April 18, 2008 - Upstate New York
Developers sometimes shy away from sustainable design when faced with the high costs of the more headline grabbing ways of going green. Alternative energy sourcing, ultra-high efficiency plumbing, green roofs or specialty day lighting systems that give facilities a cathedral-like look all reap financial savings in the long run, but they come with a big financial investment. It doesn't have to be this way. Major sustainable design benefits can be had for a modest price.
All too often I have seen developers seek ways to boost their project's green factor after a site is selected. Like many, they assume that green design begins at the design stage. But once a site is selected, your best options for high benefit, low cost sustainable design are immediately eliminated. In my experience, the one most overlooked (but very essential) step in green design is establishing sustainability goals early when they can still have an impact on the site selection process. This can be done on the basis of an individual site or at a broader corporate level. In either case, bringing environmental and operational considerations into the siting process preserves a range of low cost sustainable design options.
An experienced design team, possibly drawing on the expertise of landscape architects, engineers and environmental specialists, can help identify opportunities for site-based sustainable design solutions. Most of us are familiar with the U.S. Green Building Council's (USGBC) LEED guidelines for site-based sustainable design. These give preference to brownfields or site redevelopment, require setbacks from wetlands, and so forth. The specifics of these can be easily referenced. I'd like to instead focus on the details of a few lesser known techniques, also in the USGBC guidelines, that promote creative solutions for low cost sustainable design at the site selection stage.
Sustainable site selection goes beyond the immediate impacts of the facility itself to consider how its proximity to other facilities and transportation options will affect the commuting options of its users. Placement near a critical mass of public transportation options or the addition of a bike storage room or shuttle service are viable ways to boost the attractiveness of public/alternative transportation. The key is looking beyond brick and mortar to consider how the facility will impact the daily choices and habits of its users: will they have to commute long distances, adding to vehicle emission loads and supporting increased fossil fuel demand? Or will easy access to public/alternative transportation modes persuade them to make more environmentally-friendly choices?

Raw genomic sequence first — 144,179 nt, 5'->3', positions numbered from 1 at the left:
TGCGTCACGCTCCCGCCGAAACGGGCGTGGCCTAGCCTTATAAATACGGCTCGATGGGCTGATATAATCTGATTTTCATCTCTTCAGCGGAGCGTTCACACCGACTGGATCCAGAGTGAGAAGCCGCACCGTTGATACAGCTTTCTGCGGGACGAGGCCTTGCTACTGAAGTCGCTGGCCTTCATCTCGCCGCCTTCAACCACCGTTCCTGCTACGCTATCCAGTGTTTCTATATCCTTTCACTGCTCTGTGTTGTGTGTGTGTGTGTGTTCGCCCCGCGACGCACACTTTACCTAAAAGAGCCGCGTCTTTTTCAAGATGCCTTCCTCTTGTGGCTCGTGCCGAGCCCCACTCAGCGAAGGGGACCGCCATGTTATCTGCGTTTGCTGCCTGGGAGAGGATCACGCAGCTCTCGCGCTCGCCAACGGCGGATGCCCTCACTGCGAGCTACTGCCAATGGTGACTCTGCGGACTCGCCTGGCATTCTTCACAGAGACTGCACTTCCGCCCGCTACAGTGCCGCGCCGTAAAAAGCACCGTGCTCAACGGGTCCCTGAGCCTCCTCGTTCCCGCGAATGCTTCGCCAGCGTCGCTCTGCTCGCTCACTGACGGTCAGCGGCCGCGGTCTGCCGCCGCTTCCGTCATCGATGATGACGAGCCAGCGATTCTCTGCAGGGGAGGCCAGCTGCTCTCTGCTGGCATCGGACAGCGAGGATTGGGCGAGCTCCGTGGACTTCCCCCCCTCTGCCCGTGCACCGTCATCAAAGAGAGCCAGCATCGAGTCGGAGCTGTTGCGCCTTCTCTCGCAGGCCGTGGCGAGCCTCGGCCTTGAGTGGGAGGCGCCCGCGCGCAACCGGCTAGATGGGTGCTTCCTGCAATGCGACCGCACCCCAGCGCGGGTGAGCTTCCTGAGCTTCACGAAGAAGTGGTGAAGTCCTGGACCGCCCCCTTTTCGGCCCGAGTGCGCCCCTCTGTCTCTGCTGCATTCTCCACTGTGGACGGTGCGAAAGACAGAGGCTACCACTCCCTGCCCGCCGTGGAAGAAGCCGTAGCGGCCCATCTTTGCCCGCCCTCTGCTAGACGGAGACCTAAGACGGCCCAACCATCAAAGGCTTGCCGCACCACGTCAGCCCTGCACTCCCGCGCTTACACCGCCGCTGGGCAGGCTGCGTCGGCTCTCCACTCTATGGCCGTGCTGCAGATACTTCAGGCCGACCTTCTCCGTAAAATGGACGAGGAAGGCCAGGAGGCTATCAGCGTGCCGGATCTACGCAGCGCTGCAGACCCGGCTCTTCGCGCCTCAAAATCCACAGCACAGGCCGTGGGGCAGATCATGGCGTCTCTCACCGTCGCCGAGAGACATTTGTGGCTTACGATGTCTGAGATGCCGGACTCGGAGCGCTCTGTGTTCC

Emphasizing mass transit also opens the door to reduced parking area requirements. Smaller parking lots translate into a smaller overall impermeable surface factor for the site. In some communities, your bill for stormwater treatment is calculated based on the total area of impermeable surfaces at your location - in this case, fewer parking spaces results in reduced stormwater treatment fees.
Prior to selecting a site, have a qualified professional conduct a survey of potential environmentally sensitive areas. These areas have been seen as constraints to development, but within the site selection process these areas can be opportunities for a more cohesive design that benefits the developer and the environment.
Site selection has been looked at from a demographic perspective alone. But the green movement is in full swing around the country, and changing societal attitudes along with processes to quantify sustainability, such as LEED certification, are bringing environmental concerns to the forefront. By integrating environmental considerations into the site selection process early, developers are finding they can reach major sustainable design benchmarks while saving greater time and resources then they ever thought possible.
Nicholas Schwartz, RLA, is the sustainable design project manager at Clough Harbour & Associates, Albany, N.Y.